Information Lifecycle Management and Oracle databases – part 2

Database compression

 

Compression

 

Another technique that Oracle has improved as of version 11g is compression. In versions up to 10g you could only compress an entire table, and after that, random performance on a compressed table was poor. It worked well for data warehouses where I/O bandwidth is reduced (compressed data can be read quicker from disk than uncompressed) but only in specific cases.

In 11g Oracle has introduced “advanced” compression. I will not go into details, but it allows compression on a much more granular basis, so that OLTP applications can benefit, and it works on a record-by-record basis. Oracle claims this reduces the total database size (no-brainer :) ) and therefore also the backup size (thereby ignoring the effects of tape compression that most customers use, so your mileage may vary). Data can only be compressed once, so the size of a normal database on tape compared to a compressed one will probably not be different with tape compression enabled.

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Information Lifecycle Management and Oracle databases – part 1

This is an article I wrote a while ago (late 2009), a while after EMC introduced Enterprise Flash Drives (EFD’s). Although more tooling is available these days to automate the tiering of storage, the basic concepts are still very valid, and the article might be a good explanation of the basic concept of database storage tiering and what we want to achieve with this strategy.

I recommend you read Flash Drives first to get some background knowledge before continuing with ILM.


Innovation with Flash Drives

The innovation in disk drive technology with Enterprise Flash Drives (EFD’s – also known as Solid State Disk or SSD’s) is capable of solving the problem of low random performance when using mechanical disk drives.

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Innovation with Flash Drives – part 2

Energy Efficiency of Flash

Here is a comparison of power consumption of various current drive types:

Power per Terabyte

Power per Terabyte

This picture shows the amount of energy to store 1 Terabyte of information. As this would only require one 1-Terabyte SATA drive, this is the most energy efficient (as long as you don’t need much performance). The smaller the capacity, the more drives you need to store 1 Terabyte and therefore smaller drives are less energy efficient just storing data. Faster drives (15,000 rpm) are also the most energy hungry drives so the faster the drive spins, the more energy is needed per terabyte.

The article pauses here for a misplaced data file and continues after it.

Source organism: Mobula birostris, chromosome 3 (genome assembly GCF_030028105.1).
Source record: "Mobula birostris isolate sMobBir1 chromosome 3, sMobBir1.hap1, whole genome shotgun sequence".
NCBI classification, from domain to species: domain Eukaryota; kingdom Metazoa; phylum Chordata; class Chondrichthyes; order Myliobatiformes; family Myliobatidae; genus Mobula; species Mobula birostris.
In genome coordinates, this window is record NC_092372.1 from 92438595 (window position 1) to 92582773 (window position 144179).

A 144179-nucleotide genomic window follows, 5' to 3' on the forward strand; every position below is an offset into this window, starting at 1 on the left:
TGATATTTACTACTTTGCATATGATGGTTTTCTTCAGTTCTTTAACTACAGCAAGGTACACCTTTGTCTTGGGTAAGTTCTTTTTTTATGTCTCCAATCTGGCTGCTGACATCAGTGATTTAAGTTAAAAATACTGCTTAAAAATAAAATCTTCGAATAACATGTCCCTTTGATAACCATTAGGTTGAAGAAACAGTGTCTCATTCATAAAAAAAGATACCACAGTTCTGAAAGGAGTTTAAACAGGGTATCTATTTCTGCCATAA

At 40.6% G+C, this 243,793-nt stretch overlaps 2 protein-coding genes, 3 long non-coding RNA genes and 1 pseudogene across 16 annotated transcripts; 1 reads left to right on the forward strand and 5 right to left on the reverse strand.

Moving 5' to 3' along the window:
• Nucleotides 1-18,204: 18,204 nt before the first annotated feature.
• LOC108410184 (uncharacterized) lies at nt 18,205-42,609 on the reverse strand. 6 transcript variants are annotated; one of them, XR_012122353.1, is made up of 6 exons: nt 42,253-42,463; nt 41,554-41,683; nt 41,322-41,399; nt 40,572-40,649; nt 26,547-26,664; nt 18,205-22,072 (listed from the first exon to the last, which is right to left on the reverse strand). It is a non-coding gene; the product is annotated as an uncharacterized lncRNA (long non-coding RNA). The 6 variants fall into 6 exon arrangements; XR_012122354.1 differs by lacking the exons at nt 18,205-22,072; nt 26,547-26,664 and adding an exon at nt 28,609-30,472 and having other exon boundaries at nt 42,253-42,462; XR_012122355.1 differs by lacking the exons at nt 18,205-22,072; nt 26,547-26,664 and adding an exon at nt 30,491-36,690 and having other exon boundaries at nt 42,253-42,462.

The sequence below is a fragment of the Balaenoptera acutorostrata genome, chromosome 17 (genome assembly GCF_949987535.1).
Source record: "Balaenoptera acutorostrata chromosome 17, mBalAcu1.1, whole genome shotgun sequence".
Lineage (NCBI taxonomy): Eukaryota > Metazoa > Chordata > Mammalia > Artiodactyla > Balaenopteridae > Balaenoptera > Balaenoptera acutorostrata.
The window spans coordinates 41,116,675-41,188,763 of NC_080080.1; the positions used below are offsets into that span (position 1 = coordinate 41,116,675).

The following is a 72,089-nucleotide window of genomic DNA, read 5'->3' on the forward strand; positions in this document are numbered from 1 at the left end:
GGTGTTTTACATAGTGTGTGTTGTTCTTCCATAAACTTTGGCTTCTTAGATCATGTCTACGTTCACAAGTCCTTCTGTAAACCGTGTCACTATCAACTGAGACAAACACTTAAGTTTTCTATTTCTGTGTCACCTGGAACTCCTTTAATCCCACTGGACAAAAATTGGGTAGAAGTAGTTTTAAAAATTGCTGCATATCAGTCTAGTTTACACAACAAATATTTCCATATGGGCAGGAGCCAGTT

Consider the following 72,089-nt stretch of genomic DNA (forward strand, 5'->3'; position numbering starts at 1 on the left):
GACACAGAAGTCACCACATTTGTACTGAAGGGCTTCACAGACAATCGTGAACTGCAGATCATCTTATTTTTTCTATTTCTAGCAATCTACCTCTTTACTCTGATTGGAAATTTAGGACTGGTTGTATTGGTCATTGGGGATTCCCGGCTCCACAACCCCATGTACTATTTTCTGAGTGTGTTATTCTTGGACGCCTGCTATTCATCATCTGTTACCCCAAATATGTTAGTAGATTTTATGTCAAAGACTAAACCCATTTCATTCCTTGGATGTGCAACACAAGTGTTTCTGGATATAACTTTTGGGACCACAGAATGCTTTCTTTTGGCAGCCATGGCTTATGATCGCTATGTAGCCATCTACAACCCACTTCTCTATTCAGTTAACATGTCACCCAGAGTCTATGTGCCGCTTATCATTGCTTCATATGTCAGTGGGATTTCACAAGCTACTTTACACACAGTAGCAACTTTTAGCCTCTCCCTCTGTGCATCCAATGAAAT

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Innovation with Flash Drives – part 1

This is an article I wrote a while ago (mid 2009), a while after EMC introduced Enterprise Flash Drives (EFD’s) and albeit a bit outdated, it is a valid introduction to Enterprise Flash Drive technology.

It also explains the differences between consumer grade flash (the SSD drive in your laptop or tablet) versus enterprise grade (the stuff that makes business applications screamingly fast)


Enterprise Flash Drive technology

Over the last 30 years, we have seen an enormous improvement in hard disk capacity. Back then a gigabyte drive was quite something and using a state-of-the-art SCSI interface, it could transfer a whopping three megabytes per second!

Currently modern disk drives are smaller and can easily store a terabyte of capacity or more – a 1000-fold improvement! (And the 1.5 and 2 terabyte drives are on the way). With modern fibre channel interfaces, a disk can transfer up to 4 Gigabit (about 400 megabytes) per second which is a 133 times improvement over 30 years!

Fortunately disk drive technology has more or less kept up with Moore’s law for microprocessors regarding capacity and channel bandwidth.

There is a problem, however. First of all the hunger for computer storage is outpacing the increase in disk capacities, so we have to buy more and more disks to satisfy our needs (IDC findings show that the worldwide information created yearly is increasing by about 60% each year).
The second problem is that the access performance of disk drives has not improved that much. In other words, to find information on a disk drive it still requires mechanical movements. The drive arm has to be moved into position over the right disk track and then the disk has to rotate until the data can be accessed by the arm. This takes a few milliseconds and depends largely on the rotational speed of the disks – and this has not improved that much. 30 years ago the regular rotational speed was 3600 rpm, where today’s high-performance drives offer 15,000 rpm – a 4-fold improvement resulting in access times from 24 milliseconds 30 years ago to 6 milliseconds today (note that this is the average time to read data on a random location on the disk if the disk is idle). An important negative side effect of increasing rotational speed is that the power consumption of the drive increases almost exponentially – this is why there were experiments with 20,000 rpm drives but these are not widely adopted into the market. Any faster and the drive will overheat or require special cooling.

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